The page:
Millions of young adults in their 20s and 30s are mired in debt at a time when they should be building wealth as their careers grow. Many factors tied to a tough economy have contributed to this situation, but a lack of financial education isn't helping.

Credit cards don't come with instructions. Student loans lack an owner's manual. High-school and even college students don't need to pass personal-finance courses before facing the real world.

Instead, they typically gain their money education the tough way, through the school of hard knocks.

While a student at Arizona State University, Holly Huntimer made purchases using credit cards without really pondering the consequences. The Surprise woman, now 27, earned her bachelor's degree with relatively little in the way of student loans, just $3,500, thanks largely to scholarships.

But her credit-card bills were another matter, with her balance eventually topping $20,000 a couple of years after graduation.

"My peers all had a lot of credit-card debt, and we never seemed to worry about money," she said. "It was a way to maintain the lifestyle I was used to."

Roughly half of households headed by someone under 35 have credit-card debt, according to a recent report by Demos, citing Federal Reserve figures. Four in 10 households headed by younger adults have an auto loan.

Student loans pose special challenges for many because these debts can't be eliminated through a bankruptcy or repossession. Instead, they can follow someone around for years like a zombie.

Because of the recession and sluggish recovery, job prospects aren't as solid for today's young adults as they were for older siblings or parents, making it tough to repay debts. Unemployment rates are higher for those in their 20s and early 30s, and many employers have cut retirement, health and other benefits.

"After graduation, I felt I was drowning in credit-card debt," said Huntimer, who earned her degree in 2006. "And after graduating, I wasn't making as much as I expected."

Much has been made of boomerang kids who move back home with their parents as young adults. Financial pressures contribute to this trend.

"A lot of them don't have an option but to move home," said Mike Sullivan, director of education at Take Charge America, a non-profit debt-management and counseling group in Phoenix. "Many of them don't have any income, but they still have that student loan and credit-card debt."

Attention on finances

Heightened financial literacy can't do much to correct a tough job market, but it can ease problems tied to overspending and debt.

One hopeful sign is that finances seem to be emerging as more of a hot topic for people in this generation.

"The current credit crisis has caught the attention of a lot of students," said Joyce Serido, an assistant research professor at the University of Arizona. She and her colleagues have launched a research project following over 1,500 college students into middle-age to assess changes in their attitudes and behaviors toward finances.

One observation she makes is that parents can play an important role in educating their kids.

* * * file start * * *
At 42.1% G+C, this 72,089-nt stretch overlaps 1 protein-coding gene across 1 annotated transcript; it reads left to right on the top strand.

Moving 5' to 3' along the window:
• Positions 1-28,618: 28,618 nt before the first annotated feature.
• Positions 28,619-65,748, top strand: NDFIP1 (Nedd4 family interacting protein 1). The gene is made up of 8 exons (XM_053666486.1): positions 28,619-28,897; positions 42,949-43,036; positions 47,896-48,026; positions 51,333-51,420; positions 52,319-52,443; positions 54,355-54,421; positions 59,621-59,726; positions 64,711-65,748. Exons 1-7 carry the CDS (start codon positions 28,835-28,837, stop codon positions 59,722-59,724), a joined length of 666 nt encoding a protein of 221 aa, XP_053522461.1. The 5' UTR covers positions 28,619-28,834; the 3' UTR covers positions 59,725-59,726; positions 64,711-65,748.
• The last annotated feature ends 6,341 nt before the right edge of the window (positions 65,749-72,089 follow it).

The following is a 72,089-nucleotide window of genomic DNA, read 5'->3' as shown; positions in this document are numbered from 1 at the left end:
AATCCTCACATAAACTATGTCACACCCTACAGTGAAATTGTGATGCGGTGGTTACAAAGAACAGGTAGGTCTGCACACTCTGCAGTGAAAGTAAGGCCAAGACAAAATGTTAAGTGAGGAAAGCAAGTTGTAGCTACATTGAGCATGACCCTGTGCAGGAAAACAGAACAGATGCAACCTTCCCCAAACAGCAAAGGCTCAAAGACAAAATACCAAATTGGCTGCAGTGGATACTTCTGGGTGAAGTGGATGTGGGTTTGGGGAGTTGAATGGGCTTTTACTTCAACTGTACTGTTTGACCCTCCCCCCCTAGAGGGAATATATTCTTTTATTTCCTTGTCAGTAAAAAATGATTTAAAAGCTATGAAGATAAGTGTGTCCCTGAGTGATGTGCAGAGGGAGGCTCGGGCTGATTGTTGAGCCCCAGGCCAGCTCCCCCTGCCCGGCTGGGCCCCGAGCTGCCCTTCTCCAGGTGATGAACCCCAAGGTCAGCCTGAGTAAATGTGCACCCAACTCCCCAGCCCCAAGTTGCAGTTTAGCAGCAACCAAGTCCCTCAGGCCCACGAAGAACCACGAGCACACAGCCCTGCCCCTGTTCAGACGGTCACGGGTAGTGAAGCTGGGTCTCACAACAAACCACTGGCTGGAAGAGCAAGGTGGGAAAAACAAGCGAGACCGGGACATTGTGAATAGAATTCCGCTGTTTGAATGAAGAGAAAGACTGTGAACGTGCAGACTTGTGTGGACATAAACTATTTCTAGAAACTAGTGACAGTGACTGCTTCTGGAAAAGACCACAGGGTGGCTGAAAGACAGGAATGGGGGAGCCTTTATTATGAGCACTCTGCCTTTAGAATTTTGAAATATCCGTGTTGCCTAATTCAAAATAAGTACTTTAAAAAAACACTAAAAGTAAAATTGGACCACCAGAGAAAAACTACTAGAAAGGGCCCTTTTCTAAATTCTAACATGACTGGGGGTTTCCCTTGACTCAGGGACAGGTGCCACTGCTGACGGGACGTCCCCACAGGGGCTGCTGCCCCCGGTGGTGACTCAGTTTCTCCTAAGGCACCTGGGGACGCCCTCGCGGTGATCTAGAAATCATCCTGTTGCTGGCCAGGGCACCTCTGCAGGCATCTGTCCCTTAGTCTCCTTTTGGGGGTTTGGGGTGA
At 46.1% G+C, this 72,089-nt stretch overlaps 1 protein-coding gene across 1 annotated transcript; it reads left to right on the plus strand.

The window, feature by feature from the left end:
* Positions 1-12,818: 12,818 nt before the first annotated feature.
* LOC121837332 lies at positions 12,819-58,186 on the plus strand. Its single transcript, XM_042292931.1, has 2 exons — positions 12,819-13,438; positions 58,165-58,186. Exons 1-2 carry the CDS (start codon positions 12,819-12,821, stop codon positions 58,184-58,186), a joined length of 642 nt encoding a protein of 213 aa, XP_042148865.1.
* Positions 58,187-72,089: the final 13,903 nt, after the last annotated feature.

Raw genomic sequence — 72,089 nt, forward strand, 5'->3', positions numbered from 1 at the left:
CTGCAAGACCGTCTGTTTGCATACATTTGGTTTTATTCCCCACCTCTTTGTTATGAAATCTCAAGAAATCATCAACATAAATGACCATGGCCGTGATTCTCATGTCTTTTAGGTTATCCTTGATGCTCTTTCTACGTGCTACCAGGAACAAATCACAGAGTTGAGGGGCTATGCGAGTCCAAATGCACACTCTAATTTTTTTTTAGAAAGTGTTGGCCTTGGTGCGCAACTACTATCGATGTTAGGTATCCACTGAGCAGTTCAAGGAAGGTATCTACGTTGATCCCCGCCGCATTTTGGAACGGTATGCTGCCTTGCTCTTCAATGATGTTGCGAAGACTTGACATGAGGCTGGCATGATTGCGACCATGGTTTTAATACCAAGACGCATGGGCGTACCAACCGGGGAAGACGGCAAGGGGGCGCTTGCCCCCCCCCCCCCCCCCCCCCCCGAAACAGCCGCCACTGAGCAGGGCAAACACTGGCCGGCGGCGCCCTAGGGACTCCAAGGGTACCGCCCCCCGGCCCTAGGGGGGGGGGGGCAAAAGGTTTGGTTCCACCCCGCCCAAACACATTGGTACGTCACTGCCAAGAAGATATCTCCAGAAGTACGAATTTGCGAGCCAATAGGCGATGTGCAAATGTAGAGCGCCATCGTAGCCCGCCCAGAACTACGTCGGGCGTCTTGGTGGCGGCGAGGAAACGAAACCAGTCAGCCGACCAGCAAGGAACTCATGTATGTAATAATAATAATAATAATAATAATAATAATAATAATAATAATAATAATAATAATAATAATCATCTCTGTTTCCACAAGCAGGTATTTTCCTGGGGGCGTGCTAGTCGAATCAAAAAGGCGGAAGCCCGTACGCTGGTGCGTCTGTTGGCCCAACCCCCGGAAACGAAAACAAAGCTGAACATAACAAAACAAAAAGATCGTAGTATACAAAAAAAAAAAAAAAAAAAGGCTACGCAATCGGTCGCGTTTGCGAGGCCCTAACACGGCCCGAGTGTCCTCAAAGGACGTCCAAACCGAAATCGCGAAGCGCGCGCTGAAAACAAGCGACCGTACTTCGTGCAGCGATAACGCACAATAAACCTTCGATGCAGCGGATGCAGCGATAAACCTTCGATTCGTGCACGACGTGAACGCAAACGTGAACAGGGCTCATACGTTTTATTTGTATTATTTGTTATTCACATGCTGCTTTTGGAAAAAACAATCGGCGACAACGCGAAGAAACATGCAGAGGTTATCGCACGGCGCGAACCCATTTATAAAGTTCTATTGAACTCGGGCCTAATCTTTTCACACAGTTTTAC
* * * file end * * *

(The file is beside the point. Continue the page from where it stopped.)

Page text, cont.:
"We liken financial behaviors today to where drugs and sex were five or 10 years ago," said Serido, who is associated with the Norton School of Family and Consumer Sciences. "When parents started to talk more frankly to kids back then about sex and drugs, that's when we saw declines in risky behavior."

Parents as role models

Skeptics might question whether parents make the best role models, given that many have their own foreclosure, credit-card and overspending problems. But Serido said it can be instructive for parents to discuss their own financial missteps. "When parents talk to them, they tend to stay in line," she said.

Sharon Lechter, a Paradise Valley financial author and certified public accountant, notes that parents often make incomplete role models, especially when it comes to paying bills.

"Most young adults see a credit card being used every day by their parents, yet rarely do those same teenagers see the credit being paid off," she said. "This builds in the expectation of instant gratification."

Lechter, who collaborated with Robert Kiyosaki in writing books for the "Rich Dad, Poor Dad" series and served on the first President's Advisory Council on Financial Literacy, views credit cards as a double-edged sword. They are the "quickest way for young adults to build good credit," she said, and "the quickest way to destroy a young adult's credit."

Role of education

Although rare, financial-education classes also have value. Arizona now requires an economics class for high-school students, starting with the class of 2012. Serido applauds the effort.

While a single economics class won't help students deal much with real-world finances, she said, it could whet their interest enough that they're encouraged to take money classes in college and learn on their own, such as through financial websites.

Along with parents and formal education, Serido considers employment the third key part of the financial-education equation, as jobs expose employees to paychecks, taxes, bank accounts, benefits and more. "It forces you to interact with the financial-services system," she said.

Some of those interactions will be difficult for kids to make and for parents to watch.

Many experts feel it is best for parents to let adult children work out their own money problems, especially if doing otherwise could drag down the parents, too.

"As much as you'd like to help your child, it's better for the child to declare bankruptcy and start over than to ransom your own retirement," Sullivan said.

"Taking your kids back into the home is a great thing but paying off their debt is a bad thing."

Time to recover

As rough as many young adults may have it, they still have time to repair the damage and learn sound financial habits.